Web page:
Kris Kobach, Kansas’s secretary of state (the worst in the nation), the architect of the most racist law in modern American history and vice-chair of Trump’s sham voting commission has admitted he has another job: paid writer at Breitbart. From the Kansas City Star:
Kansas Secretary of State Kris Kobach is now a regular columnist on the far-right news site run by President Donald Trump’s former chief strategist.
Kobach, a candidate for Kansas governor who is running on a platform of combating illegal immigration, published his first article for Breitbart.com in June — a piece that tied refugees to terrorism.
He has published six more pieces since then and more are on the horizon. Kobach, who previously hosted a talk radio show in Kansas City, said Breitbart approached him about writing a regular column in June.
Running for governor, Kansas secretary of state, podcast host, writer at Breitbart, orchestrating massive voter suppression heading into the 2018 and 2020 election cycles (and beyond). Is there anything this guy can’t do? I mean, except be a decent human being?
As the KC Star notes, former Breitbart editor Ben Shapiro admitted Breitbart chief Steve Bannon embraced white nationalists at the site:
5. Under Bannon’s Leadership, Breitbart Openly Embraced The White Supremacist Alt-Right.
Andrew Breitbart despised racism. Truly despised it. He used to brag regularly about helping to integrate his fraternity at Tulane University. He insisted that racial stories be treated with special care to avoid even the whiff of racism. With Bannon embracing Trump, all that changed. Now Breitbart has become the alt-right go-to website, with Yiannopoulos pushing white ethno-nationalism as a legitimate response to political correctness, and the comment section turning into a cesspool for white supremacist mememakers.
Considering all of Kobach’s work, both in the Kansas state capitol and across the nation, has been dedicated to deporting immigrants and suppressing the vote in minority and immigrant communities, Breitbart seems like a natural fit.
There is another interesting angle to this new side job, it seems designed to bolster his fundraising for the governor’s race in Kansas.
Each of Kobach’s columns has a footnote that mentions his campaign and includes the address for Kobach’s campaign website. It also touts Kobach’s role as vice chairman of Trump’s election commission.
Kobach is the driving force behind Donald Trump’s claim that millions of undocumented immigrants voted in the 2016 presidential election. Kansas gave Kobach the unusual and controversial power to prosecute election fraud. Despite that being the intense focus of his office for two years, Kobach has only been able to churn up two undocumented immigrants voting in Kansas, one of those cases was just filed this week:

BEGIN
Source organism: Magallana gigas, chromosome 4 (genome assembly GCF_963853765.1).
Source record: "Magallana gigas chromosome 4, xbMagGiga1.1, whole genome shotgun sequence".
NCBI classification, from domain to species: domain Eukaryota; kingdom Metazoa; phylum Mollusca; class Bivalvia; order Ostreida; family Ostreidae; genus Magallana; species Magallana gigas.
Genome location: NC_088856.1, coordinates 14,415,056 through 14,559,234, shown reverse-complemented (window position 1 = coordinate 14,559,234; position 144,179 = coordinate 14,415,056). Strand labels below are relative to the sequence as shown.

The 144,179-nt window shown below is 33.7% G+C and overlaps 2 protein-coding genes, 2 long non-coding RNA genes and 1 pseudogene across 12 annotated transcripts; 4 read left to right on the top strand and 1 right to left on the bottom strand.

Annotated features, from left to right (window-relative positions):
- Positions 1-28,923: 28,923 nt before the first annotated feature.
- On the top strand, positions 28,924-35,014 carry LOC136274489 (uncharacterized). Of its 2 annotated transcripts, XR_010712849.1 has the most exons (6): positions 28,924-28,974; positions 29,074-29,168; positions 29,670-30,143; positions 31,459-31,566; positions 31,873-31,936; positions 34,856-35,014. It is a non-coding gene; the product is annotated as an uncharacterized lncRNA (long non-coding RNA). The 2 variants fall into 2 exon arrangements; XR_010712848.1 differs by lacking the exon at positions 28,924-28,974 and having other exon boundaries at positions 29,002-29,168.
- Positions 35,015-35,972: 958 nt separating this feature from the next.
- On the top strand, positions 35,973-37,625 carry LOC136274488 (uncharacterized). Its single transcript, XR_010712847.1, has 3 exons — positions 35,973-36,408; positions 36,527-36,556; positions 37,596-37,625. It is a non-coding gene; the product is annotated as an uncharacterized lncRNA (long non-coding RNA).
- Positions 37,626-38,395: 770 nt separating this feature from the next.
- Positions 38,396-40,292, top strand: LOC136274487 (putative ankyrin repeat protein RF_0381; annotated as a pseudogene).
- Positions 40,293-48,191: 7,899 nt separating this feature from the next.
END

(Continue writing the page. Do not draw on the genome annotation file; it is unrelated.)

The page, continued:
Kansas Secretary of State Kris Kobach’s office has filed two new criminal election fraud cases, including one alleging that a non-U.S. citizen illegally attempted to vote last year.
The three felony charges filed earlier this month in Johnson County against Sergio Salgado-Juarez marked the second time in two years that Kobach’s office has prosecuted a noncitizen for voting or attempting to vote. Legislators gave his office the authority to prosecute election fraud cases in 2015, making him the only top state elections official in the nation with that power.
Kobach also found himself in hot water, once again, with a federal judge this week after it was discovered there were more than 1,000 pages he failed to turn over to the court:
A federal judge on Wednesday tore into President Trump’s voter commission for reneging on a promise to fully disclose public documents before a July 19 meeting, ordering the government to meet new transparency requirements and eliciting an apology from administration lawyers.
U.S. District Judge Colleen Kollar-Kotelly of Washington said the Election Integrity Commission released only an agenda and proposed bylaws before its first meeting at the White House complex last month.
But once gathered, commissioners had thick binders that included documents the public had not seen, including a specially prepared report and a 381-page “database” purporting to show 1,100 cases of voter fraud, both from the think tank Heritage Foundation. The group also received a typed list of possible topics to address from the panel vice chairman, Kansas Secretary of State Kris W. Kobach.
Judge Kollar-Kotelly stopped just short of calling Kobach a liar:
Kollar-Kotelly said the panel’s after-the-fact argument was “incredible” when it said it did not believe documents prepared by individual commissioners for the July meeting had to have been posted in advance.
This is not the first time Kobach has been accused of misleading a judge. In June, he was sanctioned by a judge and ordered to pay a fine:
A judge has fined Kansas Secretary of State Kris Kobach $1,000 for misleading the court about the contents of materials he was photographed taking into a November meeting with then President-elect Donald Trump.
“The court agrees that the defendant’s deceptive conduct and lack of candor warrant the imposition of sanctions,” U.S. Magistrate Judge James O’Hara wrote in his ruling.
This is a Creative Commons article. The original version of this article appeared here.